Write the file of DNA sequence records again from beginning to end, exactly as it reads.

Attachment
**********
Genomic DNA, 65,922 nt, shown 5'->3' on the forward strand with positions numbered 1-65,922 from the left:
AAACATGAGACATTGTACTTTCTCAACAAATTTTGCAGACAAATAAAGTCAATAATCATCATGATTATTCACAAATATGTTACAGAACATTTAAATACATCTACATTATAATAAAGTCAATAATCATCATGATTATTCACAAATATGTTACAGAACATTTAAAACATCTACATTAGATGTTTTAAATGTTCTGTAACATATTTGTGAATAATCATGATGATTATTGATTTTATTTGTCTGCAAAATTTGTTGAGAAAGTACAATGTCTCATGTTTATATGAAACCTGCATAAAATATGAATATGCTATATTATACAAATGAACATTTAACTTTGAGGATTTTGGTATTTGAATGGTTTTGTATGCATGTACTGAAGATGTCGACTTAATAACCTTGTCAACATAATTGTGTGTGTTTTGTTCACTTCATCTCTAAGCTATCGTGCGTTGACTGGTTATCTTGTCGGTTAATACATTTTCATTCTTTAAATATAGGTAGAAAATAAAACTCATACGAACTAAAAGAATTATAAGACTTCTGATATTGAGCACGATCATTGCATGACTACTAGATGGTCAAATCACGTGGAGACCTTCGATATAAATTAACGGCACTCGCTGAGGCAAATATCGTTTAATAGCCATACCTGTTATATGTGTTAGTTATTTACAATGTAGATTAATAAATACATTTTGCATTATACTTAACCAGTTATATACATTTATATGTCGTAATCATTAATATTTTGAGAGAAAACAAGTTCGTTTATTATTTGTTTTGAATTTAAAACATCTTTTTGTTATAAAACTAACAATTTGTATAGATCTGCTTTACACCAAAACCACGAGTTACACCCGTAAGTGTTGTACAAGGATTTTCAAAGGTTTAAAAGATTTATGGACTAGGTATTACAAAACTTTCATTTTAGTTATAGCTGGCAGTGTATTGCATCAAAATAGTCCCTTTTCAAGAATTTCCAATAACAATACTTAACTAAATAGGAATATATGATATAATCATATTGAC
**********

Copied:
Genomic DNA, 65,922 nt, shown 5'->3' on the forward strand with positions numbered 1-65,922 from the left:
AAACATGAGACATTGTACTTTCTCAACAAATTTTGCAGACAAATAAAGTCAATAATCATCATGATTATTCACAAATATGTTACAGAACATTTAAATACATCTACATTATAATAAAGTCAATAATCATCATGATTATTCACAAATATGTTACAGAACATTTAAAACATCTACATTAGATGTTTTAAATGTTCTGTAACATATTTGTGAATAATCATGATGATTATTGATTTTATTTGTCTGCAAAATTTGTTGAGAAAGTACAATGTCTCATGTTTATATGAAACCTGCATAAAATATGAATATGCTATATTATACAAATGAACATTTAACTTTGAGGATTTTGGTATTTGAATGGTTTTGTATGCATGTACTGAAGATGTCGACTTAATAACCTTGTCAACATAATTGTGTGTGTTTTGTTCACTTCATCTCTAAGCTATCGTGCGTTGACTGGTTATCTTGTCGGTTAATACATTTTCATTCTTTAAATATAGGTAGAAAATAAAACTCATACGAACTAAAAGAATTATAAGACTTCTGATATTGAGCACGATCATTGCATGACTACTAGATGGTCAAATCACGTGGAGACCTTCGATATAAATTAACGGCACTCGCTGAGGCAAATATCGTTTAATAGCCATACCTGTTATATGTGTTAGTTATTTACAATGTAGATTAATAAATACATTTTGCATTATACTTAACCAGTTATATACATTTATATGTCGTAATCATTAATATTTTGAGAGAAAACAAGTTCGTTTATTATTTGTTTTGAATTTAAAACATCTTTTTGTTATAAAACTAACAATTTGTATAGATCTGCTTTACACCAAAACCACGAGTTACACCCGTAAGTGTTGTACAAGGATTTTCAAAGGTTTAAAAGATTTATGGACTAGGTATTACAAAACTTTCATTTTAGTTATAGCTGGCAGTGTATTGCATCAAAATAGTCCCTTTTCAAGAATTTCCAATAACAATACTTAACTAAATAGGAATATATGATATAATCATATTGAC